Rethinking the Atonement (with Powerful Decolonial and Missiological Ramifications!)

Despite the Cross being central to the Way of Jesus, it is also one of the most misunderstood parts of Christianity. We all know that Jesus of Nazareth died upon the Cross, was buried, and then was resurrected three days later. But why? What was the purpose of the Cross? How does Jesus’ death fit within the story of Israel and how does that death and resurrection affect us today? These are the questions Stephen Burnhope seeks to answer in his book Atonement and the New Perspective: The God of Israel, Covenant, and the Cross.

Starting with the doctrine of the atonement, Stephen shows how the various atonement theories normally tossed around (e.g. ransom, Christus Victor, penal substitutionary, etc.) within the Evangelicalism carry within them a thread of supersessionist in which the story of Israel is effectively removed from the Cross. In response to this trend, Stephen proposes a view of the atonement in which “Israel’s story is both the context in which God’s covenantal work in Christ is situated and the means by which it can best be understood” (pg xxx).

It is this framework that makes Stephen’s book worth buying as he helps us remember the story of Israel and the importance of the Torah – which, contrary to popular option, isn’t about ‘works’ or ‘earning one’s salvation.’ Rather the Torah helped guide Israel in their response to God’s saving race. As Stephen puts it, “Just as the covenant ‘in Torah’ brings about and maintains an atoned relationship, so too does the covenant ‘in Christ’” (pg 235). The Cross isn’t about a legal transaction in which we gain a relationship with God but rather the way in which we are to live within that relationship. Our relationship with the Creator has always been there, it was just fractured and damaged due to the death, sin, and pain present within the world.

To return to Stephen’s book, “Atonement ‘in Christ’ defined in this manner does not start at the cross, any more than ‘in Torah’ it starts with a sin offering. In each case, it begins with a decision in the heart of God to enter into a covenant with humanity…The covenant provides the framework and terms according to which an at-one relationship is firstly established and secondly maintained” (pg 235). Though this may strike many within Evangelicalism as being out there, this framework and conclusion is actually more Scriptural than most atonement theories – especially penal substitutionary atonement which relies on 16th century European culture more than Scriptures.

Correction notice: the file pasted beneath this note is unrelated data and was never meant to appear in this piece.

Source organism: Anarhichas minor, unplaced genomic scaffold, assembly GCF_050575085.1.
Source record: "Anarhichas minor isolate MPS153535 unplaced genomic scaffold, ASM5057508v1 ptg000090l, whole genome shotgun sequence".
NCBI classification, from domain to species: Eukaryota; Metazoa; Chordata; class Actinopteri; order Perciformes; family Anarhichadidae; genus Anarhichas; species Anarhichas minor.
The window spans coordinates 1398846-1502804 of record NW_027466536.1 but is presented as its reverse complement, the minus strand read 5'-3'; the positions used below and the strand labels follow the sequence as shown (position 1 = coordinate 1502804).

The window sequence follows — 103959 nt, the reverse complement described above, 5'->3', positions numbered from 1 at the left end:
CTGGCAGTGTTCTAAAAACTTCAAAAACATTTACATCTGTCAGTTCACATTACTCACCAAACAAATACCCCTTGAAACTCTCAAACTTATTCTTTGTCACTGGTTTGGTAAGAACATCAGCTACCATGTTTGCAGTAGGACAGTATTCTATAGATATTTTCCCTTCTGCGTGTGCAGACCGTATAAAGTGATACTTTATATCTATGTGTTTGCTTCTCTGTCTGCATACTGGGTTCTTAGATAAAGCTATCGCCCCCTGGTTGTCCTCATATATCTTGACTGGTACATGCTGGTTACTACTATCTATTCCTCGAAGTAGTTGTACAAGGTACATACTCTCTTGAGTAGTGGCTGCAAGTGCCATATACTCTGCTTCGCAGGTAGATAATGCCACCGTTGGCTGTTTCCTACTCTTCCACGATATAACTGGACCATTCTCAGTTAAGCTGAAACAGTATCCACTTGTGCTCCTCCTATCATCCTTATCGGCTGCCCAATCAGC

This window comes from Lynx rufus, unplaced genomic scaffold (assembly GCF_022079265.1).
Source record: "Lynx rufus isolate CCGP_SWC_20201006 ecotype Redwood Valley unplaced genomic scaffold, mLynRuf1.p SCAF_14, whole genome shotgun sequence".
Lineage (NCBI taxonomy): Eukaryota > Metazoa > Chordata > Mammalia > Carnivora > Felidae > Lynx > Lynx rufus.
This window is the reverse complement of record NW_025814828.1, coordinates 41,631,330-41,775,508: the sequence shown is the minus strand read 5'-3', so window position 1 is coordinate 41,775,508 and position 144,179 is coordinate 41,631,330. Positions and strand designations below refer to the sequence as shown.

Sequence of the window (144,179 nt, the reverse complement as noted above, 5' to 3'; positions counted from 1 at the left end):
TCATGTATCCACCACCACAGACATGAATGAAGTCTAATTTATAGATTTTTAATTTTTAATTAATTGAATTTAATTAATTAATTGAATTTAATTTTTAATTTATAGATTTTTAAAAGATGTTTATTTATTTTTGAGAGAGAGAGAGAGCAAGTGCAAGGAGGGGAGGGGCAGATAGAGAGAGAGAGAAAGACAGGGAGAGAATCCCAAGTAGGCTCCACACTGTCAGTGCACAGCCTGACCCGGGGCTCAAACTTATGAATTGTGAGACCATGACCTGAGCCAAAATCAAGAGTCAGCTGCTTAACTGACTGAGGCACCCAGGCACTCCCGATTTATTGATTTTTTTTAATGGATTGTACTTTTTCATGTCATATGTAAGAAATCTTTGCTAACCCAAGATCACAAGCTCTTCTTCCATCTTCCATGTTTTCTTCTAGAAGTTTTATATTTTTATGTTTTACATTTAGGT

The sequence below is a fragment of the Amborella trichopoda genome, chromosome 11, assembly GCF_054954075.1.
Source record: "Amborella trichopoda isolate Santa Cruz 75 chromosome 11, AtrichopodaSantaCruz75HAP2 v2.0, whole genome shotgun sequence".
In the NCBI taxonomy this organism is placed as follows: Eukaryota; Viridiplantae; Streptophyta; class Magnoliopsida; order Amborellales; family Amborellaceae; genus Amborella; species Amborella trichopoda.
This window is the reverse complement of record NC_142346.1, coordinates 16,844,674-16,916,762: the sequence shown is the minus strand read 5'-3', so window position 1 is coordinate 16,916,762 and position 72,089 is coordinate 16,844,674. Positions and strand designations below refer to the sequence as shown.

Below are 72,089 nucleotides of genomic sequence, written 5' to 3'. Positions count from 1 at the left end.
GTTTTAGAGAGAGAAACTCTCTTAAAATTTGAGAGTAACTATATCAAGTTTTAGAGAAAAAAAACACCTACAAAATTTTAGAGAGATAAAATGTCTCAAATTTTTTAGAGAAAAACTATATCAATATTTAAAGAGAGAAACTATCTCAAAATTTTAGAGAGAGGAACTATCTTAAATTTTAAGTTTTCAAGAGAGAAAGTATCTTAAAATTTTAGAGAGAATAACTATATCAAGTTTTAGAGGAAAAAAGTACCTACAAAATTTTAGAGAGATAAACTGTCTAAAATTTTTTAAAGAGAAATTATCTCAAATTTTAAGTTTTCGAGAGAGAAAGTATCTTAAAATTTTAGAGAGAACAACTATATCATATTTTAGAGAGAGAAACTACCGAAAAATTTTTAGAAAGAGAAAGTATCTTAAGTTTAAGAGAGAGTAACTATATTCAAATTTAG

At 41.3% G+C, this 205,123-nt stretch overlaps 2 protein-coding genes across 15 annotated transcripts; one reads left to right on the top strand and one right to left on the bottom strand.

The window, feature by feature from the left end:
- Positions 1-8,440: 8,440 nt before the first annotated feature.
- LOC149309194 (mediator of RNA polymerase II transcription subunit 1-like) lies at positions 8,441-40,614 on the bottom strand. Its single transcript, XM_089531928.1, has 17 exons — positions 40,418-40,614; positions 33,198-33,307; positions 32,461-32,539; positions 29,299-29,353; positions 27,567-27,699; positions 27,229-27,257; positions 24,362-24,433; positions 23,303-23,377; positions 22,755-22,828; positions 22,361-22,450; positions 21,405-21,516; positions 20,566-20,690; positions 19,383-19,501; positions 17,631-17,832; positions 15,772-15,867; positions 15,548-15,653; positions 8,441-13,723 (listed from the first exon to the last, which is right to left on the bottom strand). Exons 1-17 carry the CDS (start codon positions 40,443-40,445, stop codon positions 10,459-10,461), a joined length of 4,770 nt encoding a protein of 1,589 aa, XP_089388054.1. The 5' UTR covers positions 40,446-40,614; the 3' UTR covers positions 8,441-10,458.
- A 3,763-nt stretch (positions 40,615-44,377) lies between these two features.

In addition to grounding the atonement in the story of Israel, Stephen’s view of the atonement opens a fairly powerful decolonial and missiological door. “By reconceiving the relationship of the gospel to Torah in this non-competitive way, accepting each way of relating to God – ‘in Torah’ and ‘in Christ’ – as valid, but different” (pg 226) allows us to think missiological about the ways in which God worked in and through other cultures and people. Consider the story of Jonah, for a moment.  You have a Israelite prophet who goes to a foreign country and preaches a message of repentance to a bunch of people who don’t know a thing about the Mosaic covenant. There are no priests, temple, altars, Levities, etc. Nothing. And yet, the Creator honors their heart and breathes his mercy and grace upon them without having them abandoned their culture (i.e. they repented in accordance with their customs and culture).  “Human life,” as Stephen notes, “has always been lived under the blessing of a covenant promise of God that offered relationship with him through a covenantal nomism” (pg 243).